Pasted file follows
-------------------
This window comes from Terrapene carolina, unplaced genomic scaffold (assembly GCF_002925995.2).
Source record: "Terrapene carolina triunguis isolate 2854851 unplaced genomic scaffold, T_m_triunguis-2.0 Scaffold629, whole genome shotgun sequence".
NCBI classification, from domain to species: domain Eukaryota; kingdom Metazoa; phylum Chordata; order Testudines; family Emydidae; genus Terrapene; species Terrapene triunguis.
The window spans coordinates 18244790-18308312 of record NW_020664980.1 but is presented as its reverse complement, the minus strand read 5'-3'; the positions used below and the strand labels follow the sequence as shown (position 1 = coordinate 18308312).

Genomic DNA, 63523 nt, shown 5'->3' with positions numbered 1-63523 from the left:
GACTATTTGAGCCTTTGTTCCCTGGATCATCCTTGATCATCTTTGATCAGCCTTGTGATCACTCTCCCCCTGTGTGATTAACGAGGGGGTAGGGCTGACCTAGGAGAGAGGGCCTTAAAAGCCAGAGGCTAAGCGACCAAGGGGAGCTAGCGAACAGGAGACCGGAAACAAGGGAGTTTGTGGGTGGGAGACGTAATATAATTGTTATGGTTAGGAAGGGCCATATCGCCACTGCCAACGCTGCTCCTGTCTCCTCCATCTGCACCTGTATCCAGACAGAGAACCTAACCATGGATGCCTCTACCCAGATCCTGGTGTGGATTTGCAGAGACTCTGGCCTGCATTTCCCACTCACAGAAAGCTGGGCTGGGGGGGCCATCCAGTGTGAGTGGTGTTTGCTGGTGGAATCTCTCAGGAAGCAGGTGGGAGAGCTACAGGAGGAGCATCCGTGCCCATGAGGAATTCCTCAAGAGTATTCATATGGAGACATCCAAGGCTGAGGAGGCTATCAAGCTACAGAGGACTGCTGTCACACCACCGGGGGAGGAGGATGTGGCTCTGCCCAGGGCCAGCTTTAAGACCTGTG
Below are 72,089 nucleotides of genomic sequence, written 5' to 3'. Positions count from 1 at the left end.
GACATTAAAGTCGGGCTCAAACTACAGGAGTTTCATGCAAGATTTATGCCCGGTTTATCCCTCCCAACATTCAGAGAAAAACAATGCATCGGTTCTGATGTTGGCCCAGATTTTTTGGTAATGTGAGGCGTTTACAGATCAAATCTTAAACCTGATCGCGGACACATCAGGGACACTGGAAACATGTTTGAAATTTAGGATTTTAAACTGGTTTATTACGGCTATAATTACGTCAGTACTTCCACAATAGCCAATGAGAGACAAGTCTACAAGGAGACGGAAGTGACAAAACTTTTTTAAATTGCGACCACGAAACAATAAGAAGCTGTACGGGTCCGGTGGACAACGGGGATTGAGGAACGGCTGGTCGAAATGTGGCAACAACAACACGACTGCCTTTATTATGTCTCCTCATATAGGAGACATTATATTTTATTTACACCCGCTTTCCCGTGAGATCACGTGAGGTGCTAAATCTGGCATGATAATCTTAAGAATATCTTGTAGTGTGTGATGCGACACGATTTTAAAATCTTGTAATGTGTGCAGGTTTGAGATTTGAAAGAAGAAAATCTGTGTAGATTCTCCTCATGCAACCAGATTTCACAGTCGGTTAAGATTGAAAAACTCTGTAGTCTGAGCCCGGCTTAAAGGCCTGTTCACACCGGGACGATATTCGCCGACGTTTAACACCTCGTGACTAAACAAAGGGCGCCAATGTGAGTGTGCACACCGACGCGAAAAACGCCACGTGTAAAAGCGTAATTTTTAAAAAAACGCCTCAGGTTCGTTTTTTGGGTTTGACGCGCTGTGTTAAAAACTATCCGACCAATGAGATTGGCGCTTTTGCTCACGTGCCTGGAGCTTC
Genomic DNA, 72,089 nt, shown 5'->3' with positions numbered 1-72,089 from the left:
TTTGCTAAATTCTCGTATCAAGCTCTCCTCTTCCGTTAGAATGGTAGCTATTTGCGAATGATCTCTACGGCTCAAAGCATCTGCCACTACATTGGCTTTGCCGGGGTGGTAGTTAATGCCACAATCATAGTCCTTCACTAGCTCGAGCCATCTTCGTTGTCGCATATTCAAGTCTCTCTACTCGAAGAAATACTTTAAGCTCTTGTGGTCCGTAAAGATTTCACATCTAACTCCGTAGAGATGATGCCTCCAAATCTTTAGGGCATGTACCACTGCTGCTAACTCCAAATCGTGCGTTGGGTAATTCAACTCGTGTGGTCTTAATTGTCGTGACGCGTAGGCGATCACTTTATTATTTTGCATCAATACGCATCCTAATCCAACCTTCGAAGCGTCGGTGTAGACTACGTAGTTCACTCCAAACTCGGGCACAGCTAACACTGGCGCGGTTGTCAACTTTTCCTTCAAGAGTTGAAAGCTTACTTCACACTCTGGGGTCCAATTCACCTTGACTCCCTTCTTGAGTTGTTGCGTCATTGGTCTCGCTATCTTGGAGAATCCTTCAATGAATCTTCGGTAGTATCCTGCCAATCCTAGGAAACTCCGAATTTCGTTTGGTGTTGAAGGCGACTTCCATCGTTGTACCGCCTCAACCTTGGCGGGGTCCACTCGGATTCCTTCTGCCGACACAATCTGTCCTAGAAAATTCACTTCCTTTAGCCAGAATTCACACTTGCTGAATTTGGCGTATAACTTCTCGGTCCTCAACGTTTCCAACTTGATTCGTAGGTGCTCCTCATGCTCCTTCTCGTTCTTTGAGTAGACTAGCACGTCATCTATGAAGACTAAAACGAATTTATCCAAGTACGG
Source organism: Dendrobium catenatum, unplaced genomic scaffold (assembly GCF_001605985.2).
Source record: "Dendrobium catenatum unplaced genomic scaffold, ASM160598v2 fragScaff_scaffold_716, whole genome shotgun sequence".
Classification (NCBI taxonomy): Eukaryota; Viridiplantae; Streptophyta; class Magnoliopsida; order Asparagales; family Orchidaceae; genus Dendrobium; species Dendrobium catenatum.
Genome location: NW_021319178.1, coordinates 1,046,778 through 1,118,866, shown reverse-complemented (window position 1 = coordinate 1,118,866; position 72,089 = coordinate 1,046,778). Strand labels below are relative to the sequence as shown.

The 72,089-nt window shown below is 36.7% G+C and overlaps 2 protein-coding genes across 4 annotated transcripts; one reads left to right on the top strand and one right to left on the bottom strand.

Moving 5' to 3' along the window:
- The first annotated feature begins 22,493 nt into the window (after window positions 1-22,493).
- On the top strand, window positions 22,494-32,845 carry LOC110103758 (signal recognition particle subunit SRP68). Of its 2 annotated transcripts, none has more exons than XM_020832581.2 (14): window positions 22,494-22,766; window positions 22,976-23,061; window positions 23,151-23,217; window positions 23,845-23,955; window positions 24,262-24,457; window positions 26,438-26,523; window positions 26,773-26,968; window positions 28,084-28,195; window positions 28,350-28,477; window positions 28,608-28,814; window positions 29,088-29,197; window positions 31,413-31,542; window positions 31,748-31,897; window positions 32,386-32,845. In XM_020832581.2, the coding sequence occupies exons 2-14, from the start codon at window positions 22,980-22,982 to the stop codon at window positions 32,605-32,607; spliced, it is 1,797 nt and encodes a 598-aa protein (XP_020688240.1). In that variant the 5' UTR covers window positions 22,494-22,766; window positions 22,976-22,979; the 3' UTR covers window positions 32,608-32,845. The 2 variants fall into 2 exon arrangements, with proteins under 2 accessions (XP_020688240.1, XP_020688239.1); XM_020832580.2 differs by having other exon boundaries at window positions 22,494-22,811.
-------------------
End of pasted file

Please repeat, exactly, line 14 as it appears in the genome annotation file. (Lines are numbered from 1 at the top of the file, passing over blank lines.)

Genome location: NW_021319178.1, coordinates 1,046,778 through 1,118,866, shown reverse-complemented (window position 1 = coordinate 1,118,866; position 72,089 = coordinate 1,046,778). Strand labels below are relative to the sequence as shown.